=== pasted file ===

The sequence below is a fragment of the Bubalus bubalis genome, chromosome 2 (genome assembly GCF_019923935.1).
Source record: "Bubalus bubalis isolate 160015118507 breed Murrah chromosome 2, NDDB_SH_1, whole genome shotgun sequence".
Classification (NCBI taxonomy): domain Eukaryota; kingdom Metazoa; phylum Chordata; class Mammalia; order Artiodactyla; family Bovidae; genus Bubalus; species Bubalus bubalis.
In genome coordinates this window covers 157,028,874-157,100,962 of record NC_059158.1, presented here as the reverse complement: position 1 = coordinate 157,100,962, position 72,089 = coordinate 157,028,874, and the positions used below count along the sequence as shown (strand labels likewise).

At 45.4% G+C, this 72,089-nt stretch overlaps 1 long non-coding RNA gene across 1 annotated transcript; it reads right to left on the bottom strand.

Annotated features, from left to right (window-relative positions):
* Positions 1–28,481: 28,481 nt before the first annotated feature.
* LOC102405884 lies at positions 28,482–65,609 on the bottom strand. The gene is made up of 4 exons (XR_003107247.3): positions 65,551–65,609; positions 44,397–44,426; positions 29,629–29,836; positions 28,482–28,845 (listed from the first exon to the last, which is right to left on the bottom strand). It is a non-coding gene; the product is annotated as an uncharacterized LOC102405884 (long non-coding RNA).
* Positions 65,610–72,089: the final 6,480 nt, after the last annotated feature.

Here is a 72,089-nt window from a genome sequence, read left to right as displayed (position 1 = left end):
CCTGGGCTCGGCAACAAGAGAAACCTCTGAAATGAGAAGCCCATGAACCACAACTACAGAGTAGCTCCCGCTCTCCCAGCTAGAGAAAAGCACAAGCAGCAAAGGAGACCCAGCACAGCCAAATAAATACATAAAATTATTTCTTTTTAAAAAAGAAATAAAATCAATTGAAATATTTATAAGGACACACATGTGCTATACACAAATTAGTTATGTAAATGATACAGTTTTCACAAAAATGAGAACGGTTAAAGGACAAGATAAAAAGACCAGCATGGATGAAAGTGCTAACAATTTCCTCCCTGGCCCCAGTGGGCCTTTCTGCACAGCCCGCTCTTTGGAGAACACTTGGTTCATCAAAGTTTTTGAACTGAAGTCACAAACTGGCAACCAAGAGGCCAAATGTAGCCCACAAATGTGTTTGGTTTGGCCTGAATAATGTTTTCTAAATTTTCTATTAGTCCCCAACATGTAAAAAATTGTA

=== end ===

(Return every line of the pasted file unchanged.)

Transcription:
The sequence below is a fragment of the Bubalus bubalis genome, chromosome 2 (genome assembly GCF_019923935.1).
Source record: "Bubalus bubalis isolate 160015118507 breed Murrah chromosome 2, NDDB_SH_1, whole genome shotgun sequence".
Classification (NCBI taxonomy): domain Eukaryota; kingdom Metazoa; phylum Chordata; class Mammalia; order Artiodactyla; family Bovidae; genus Bubalus; species Bubalus bubalis.
In genome coordinates this window covers 157,028,874-157,100,962 of record NC_059158.1, presented here as the reverse complement: position 1 = coordinate 157,100,962, position 72,089 = coordinate 157,028,874, and the positions used below count along the sequence as shown (strand labels likewise).

At 45.4% G+C, this 72,089-nt stretch overlaps 1 long non-coding RNA gene across 1 annotated transcript; it reads right to left on the bottom strand.

Annotated features, from left to right (window-relative positions):
* Positions 1–28,481: 28,481 nt before the first annotated feature.
* LOC102405884 lies at positions 28,482–65,609 on the bottom strand. The gene is made up of 4 exons (XR_003107247.3): positions 65,551–65,609; positions 44,397–44,426; positions 29,629–29,836; positions 28,482–28,845 (listed from the first exon to the last, which is right to left on the bottom strand). It is a non-coding gene; the product is annotated as an uncharacterized LOC102405884 (long non-coding RNA).
* Positions 65,610–72,089: the final 6,480 nt, after the last annotated feature.

Here is a 72,089-nt window from a genome sequence, read left to right as displayed (position 1 = left end):
CCTGGGCTCGGCAACAAGAGAAACCTCTGAAATGAGAAGCCCATGAACCACAACTACAGAGTAGCTCCCGCTCTCCCAGCTAGAGAAAAGCACAAGCAGCAAAGGAGACCCAGCACAGCCAAATAAATACATAAAATTATTTCTTTTTAAAAAAGAAATAAAATCAATTGAAATATTTATAAGGACACACATGTGCTATACACAAATTAGTTATGTAAATGATACAGTTTTCACAAAAATGAGAACGGTTAAAGGACAAGATAAAAAGACCAGCATGGATGAAAGTGCTAACAATTTCCTCCCTGGCCCCAGTGGGCCTTTCTGCACAGCCCGCTCTTTGGAGAACACTTGGTTCATCAAAGTTTTTGAACTGAAGTCACAAACTGGCAACCAAGAGGCCAAATGTAGCCCACAAATGTGTTTGGTTTGGCCTGAATAATGTTTTCTAAATTTTCTATTAGTCCCCAACATGTAAAAAATTGTA